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What if pharmacies give a lockbox to every patient taking a controlled medication? This project aims to find out.
Mehul ParikAs a third-year pharmacy student doing a public health rotation with Pharmacy Planning Services, Inc. (PPSI) and the Marin County Pharmacists Association, I was assigned a trial project: to determine whether making lockboxes for prescription medications available in pharmacies would deter use of drugs by those for whom they were not intended.
The CDC has reported that fewer than 3% of households lock up their schedule prescription medications. It also reports that 70% of schedule medications such as narcotics, sleeping pills, and central nervous system depressants are obtained for illegal use from a friend or relative, and more frequently from their medicine cabinets.
Abuse of schedule prescription medications has led to an epidemic of drug overdose in young people. From 2000 to 2009, the number of deaths increased by 90%, and from 2010 to 2013, instances of heroin overdose tripled. The CDC has reported that 75% of heroin users began their drug use with prescription opioids. In an effort to stem this epidemic, Massachusetts became the first state to pass legislation requiring all pharmacies to make medication lockboxes available in their stores.
After my preceptor and I attended several meetings with the county public health officer at which prevention of prescription drug abuse was discussed, I realized the importance of promoting an ordinance or legislative action similar to that of Massachusetts. The county public health officer listened to the outline of my plan and authorized me to proceed.
Fifty lockboxes purchased with funds from the public health officer’s budget were supplied to a local independent pharmacy, which then gave them at no cost to patients receiving schedule prescription medications.
My classmate Katie Ho developed a survey to help gauge whether patients who used lockboxes would become more knowledgeable about the dangers of schedule drugs and more careful about keeping them from people who should not have access to them.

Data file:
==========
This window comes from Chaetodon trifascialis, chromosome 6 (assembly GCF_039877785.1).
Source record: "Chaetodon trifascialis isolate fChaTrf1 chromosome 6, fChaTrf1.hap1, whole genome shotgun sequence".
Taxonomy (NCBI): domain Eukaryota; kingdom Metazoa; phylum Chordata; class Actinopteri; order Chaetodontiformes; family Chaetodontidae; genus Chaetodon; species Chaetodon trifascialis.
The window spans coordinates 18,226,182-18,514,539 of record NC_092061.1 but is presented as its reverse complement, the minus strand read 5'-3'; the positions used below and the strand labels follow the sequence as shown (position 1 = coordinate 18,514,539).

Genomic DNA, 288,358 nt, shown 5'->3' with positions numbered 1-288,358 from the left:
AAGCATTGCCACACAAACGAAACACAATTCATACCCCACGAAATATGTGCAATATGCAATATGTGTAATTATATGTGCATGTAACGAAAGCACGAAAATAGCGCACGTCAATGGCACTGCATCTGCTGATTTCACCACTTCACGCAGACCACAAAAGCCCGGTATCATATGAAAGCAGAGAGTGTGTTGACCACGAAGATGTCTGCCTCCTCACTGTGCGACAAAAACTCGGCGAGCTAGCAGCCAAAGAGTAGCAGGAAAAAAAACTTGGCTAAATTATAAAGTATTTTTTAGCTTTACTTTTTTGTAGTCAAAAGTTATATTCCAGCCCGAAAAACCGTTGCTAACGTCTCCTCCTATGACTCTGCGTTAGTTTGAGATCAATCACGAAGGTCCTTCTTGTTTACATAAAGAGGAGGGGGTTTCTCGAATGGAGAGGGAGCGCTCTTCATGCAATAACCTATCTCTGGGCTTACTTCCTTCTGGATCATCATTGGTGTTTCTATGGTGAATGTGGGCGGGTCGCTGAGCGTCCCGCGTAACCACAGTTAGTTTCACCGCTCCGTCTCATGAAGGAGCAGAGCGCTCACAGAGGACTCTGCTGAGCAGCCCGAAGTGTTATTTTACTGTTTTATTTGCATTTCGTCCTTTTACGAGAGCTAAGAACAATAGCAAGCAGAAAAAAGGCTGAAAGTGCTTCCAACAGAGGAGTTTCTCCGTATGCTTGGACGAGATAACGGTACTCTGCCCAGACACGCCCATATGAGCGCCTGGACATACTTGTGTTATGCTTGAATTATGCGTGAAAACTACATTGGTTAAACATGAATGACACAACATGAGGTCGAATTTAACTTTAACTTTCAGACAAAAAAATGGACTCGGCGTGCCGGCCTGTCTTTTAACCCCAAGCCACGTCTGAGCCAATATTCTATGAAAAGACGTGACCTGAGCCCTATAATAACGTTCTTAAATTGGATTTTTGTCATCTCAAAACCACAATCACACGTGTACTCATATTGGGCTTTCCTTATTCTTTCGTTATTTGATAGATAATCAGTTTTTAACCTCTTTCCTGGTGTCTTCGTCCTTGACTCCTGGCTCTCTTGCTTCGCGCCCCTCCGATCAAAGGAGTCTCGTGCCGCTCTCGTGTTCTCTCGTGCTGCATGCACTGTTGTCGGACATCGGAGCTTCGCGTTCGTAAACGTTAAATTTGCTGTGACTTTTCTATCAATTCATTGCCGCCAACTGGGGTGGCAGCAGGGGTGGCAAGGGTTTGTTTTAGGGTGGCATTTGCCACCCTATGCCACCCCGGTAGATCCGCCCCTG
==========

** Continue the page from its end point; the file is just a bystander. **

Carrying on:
Our goal was to help decrease the number of young people getting into unhealthy situations through use of medications not intended for them.
Each patient who received a schedule prescription medication was given the survey to fill out. One month later, the patients who received the lockboxes were given a follow-up questionnaire to assess the effectiveness of the lockbox strategy. The project is currently ongoing and not all the medication lockboxes have been distributed yet.
To further increase awareness of safe medication storage, I promoted the medication lockbox at several events.
At a town hall meeting held in Marin, I was able to tell the recently elected State Senator Mike McGuire about schedule prescription medication abuse and about Massachusetts’ 2011 legislation requiring all pharmacies to carry medication lockboxes.
I also promoted the concept at the “Dose of Awareness” 5K Walk and Health Expo, held at a middle school in Contra Costa County to raise awareness of prescription drug abuse and its prevention. In a presentation for visitors to our booth, I emphasized the importance of storing prescription medications in lockbox devices. I was interviewed at the event by the local ABC television affiliate, which enabled me to spread the word even further.
Posters promoting safekeeping of medications in homes and away from young children, teenagers, and others who might abuse them can be ordered free of charge from the CDC (www.knowyourotcs.org/tools/).
Pharmacists are instrumental in educating their patients about the importance of maintaining safe storage of medications in their homes. For more information about the medication lockbox project and a copy of the survey, please e-mail me at mailto:firstname.lastname@example.org.
Mehul Parikh is a 2016 PharmD candidate at Touro University, Vallejo, Calif. He would like to acknowledge the assistance on this project of Aglaia Panos, PharmD, at PPSI. E-mail him at mailto:email@example.com.